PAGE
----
By BRETT ARENDS
Fistfights in aisles. Gunfights in the parking lot.
Ah, yes. It must be Christmas! Jesus would be so proud. Nothing says "Rejoice, a Savior is born!" quite like gas masks and a cloud of mace in the kitchen appliances department.
Or consider the case of Emily Findley, 24. Even though she was three months' pregnant, she was camping out last week in the parking lot of the Best Buy in Greensboro, N.C.
No room at the inn? Nah. She wanted to be first in line to get a deal on a new flat screen TV.
The "Christmas" shopping season got off to a flying start last week. We spent a record $52 billion on Black Friday deals this year, according to the National Retail Federation. That's about $400 per shopper, a rise of nearly 10% from a year ago. For the entire season, it says, we're on track to spend about $700 per adult.
That's down from the $755 peak in 2007, but it's in line with recent years.
But here's the really lucky thing: Hardly anyone realizes just how much they're really spending.
They don't know. They don't do the math. They don't think. And the retailers, of course, aren't going to tell them.
Ignorance is bliss. Thank heavens. Can you imagine where our economy would be if people could count?
For those of you who want the shocking truth, here are three things to munch on with your gingerbread.
1. Your money, your labor.
The first time I got a job, as a teenager, my spending rate collapsed. That's when I realized how many hours I had to put in to earn something. I was on minimum wage back then, so it was a lot.
These days the average private-sector worker gets around $23 an hour. And of course that's taxed. Factor in payroll taxes, federal and state income taxes and a worker may be taking home about $17 of that.
At that rate, someone who spent $400 on Black Friday had to work 23 hours to earn it. If they worked an average eight-hour day, that's three days.
Someone who spends $700 over Christmas is spending forty hours of their labor. A week's work.
2. Retire? You?
It's a lucky thing everyone in America is all set up for a prosperous retirement. The villa in Tuscany. The Rolls. Ah, good times.
At least, that's what I have to assume, after watching all this spending.
After all, every dollar you spend today takes multiple dollars, plural, from that retirement nest egg.
Let's say stocks earn about 4% plus inflation over the long haul. That's below historic averages, but let's take it as a baseline.
At that rate, a dollar saved today would be worth $1.50 in ten years, $2 in twenty and so on. That's in today's money, too -- after accounting for inflation.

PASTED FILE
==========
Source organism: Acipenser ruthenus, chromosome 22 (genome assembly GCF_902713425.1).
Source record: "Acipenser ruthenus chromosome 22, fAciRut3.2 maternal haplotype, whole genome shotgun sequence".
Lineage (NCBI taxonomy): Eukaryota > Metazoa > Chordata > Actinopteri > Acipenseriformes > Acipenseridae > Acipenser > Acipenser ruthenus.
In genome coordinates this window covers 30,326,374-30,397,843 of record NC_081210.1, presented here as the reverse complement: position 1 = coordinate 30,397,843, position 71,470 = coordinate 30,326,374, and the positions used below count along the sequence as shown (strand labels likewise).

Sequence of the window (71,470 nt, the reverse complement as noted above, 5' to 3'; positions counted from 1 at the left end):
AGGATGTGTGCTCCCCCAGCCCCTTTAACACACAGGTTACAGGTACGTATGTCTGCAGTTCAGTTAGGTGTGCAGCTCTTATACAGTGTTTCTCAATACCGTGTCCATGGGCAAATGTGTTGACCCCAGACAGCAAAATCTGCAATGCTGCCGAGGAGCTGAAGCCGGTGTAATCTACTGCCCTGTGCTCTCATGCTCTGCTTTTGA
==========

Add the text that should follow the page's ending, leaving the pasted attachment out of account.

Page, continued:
Let's say you're going to need your nest-egg when you're about 70. At that rate, a 60-year old who spends $700 this Christmas is really taking $1,000 and change out of his nest egg.
For a 50-year old, the real cost is about $1,500.
Yikes! For someone in their thirties, it's about $3,000 and for a 20-year old, the real cost of that $700 is $5,000.
3. The real cost.
But you want to look at the real cost? Try this.
For just $50 you could save the life of a starving child instead.
That's how much it costs Edesia, a non-profit in Rhode Island, to produce one box of Plumpy'nut -- a miracle food for starving children. Plumpy'nut was invented by a French doctor in the 1990s. It is made of peanuts and other natural ingredients, and is high in all needed nutrients. It's incredibly efficient to deliver in poor countries, because it lets the parents treat the child at home. Organizations like Doctors Without Borders are fans.
The best way to envisage Plumpy'nut is to imagine a soft packet of peanut butter paste. Each packet costs 33 cents to make -- about a third the cost of a chocolate bar in your local store. A box contains 150 packets -- enough for three portions a day for seven weeks. That's enough to take a starving child from death's door back to normal health.
Tens of millions are desperately undernourished around the world. That includes those suffering in the terrible crisis in east Africa. Estimates by the United Nations have suggested six million children die of malnutrition every year: 17,000 a day.
You're skeptical of U.N. statistics? Okay. Let's halve it. So only 8,500 are dying of starvation every day.
A donation to Edesia is tax deductible, so one life-saving box would really only cost you about $40 or so.
Once you realize that, the math for Christmas shopping gets really awkward. That $200 Tiffany's voucher? That could've saved the lives of five children. That $500 iPad? Twelve to thirteen children. And so it goes. Lucky thing, as I said, no one thinks.